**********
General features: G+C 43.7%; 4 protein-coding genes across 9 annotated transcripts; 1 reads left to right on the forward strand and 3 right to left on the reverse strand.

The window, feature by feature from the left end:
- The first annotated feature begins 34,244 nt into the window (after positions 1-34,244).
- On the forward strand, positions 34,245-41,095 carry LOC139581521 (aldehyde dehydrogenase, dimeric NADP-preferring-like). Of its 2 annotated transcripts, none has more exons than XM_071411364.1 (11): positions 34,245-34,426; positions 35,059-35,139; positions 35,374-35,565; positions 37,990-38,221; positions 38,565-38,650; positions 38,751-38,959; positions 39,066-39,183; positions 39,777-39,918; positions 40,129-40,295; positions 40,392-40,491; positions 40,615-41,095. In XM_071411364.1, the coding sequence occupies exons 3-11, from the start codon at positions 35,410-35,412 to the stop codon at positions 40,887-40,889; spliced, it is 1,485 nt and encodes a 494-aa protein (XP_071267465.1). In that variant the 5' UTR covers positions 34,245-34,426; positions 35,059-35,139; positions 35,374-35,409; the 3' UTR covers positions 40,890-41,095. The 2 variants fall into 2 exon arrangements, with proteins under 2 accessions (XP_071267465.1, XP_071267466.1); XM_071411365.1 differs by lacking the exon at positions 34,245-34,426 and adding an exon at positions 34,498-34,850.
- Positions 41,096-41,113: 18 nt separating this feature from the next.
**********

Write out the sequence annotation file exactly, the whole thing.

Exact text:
General features: G+C 43.7%; 4 protein-coding genes across 9 annotated transcripts; 1 reads left to right on the forward strand and 3 right to left on the reverse strand.

The window, feature by feature from the left end:
- The first annotated feature begins 34,244 nt into the window (after positions 1-34,244).
- On the forward strand, positions 34,245-41,095 carry LOC139581521 (aldehyde dehydrogenase, dimeric NADP-preferring-like). Of its 2 annotated transcripts, none has more exons than XM_071411364.1 (11): positions 34,245-34,426; positions 35,059-35,139; positions 35,374-35,565; positions 37,990-38,221; positions 38,565-38,650; positions 38,751-38,959; positions 39,066-39,183; positions 39,777-39,918; positions 40,129-40,295; positions 40,392-40,491; positions 40,615-41,095. In XM_071411364.1, the coding sequence occupies exons 3-11, from the start codon at positions 35,410-35,412 to the stop codon at positions 40,887-40,889; spliced, it is 1,485 nt and encodes a 494-aa protein (XP_071267465.1). In that variant the 5' UTR covers positions 34,245-34,426; positions 35,059-35,139; positions 35,374-35,409; the 3' UTR covers positions 40,890-41,095. The 2 variants fall into 2 exon arrangements, with proteins under 2 accessions (XP_071267465.1, XP_071267466.1); XM_071411365.1 differs by lacking the exon at positions 34,245-34,426 and adding an exon at positions 34,498-34,850.
- Positions 41,096-41,113: 18 nt separating this feature from the next.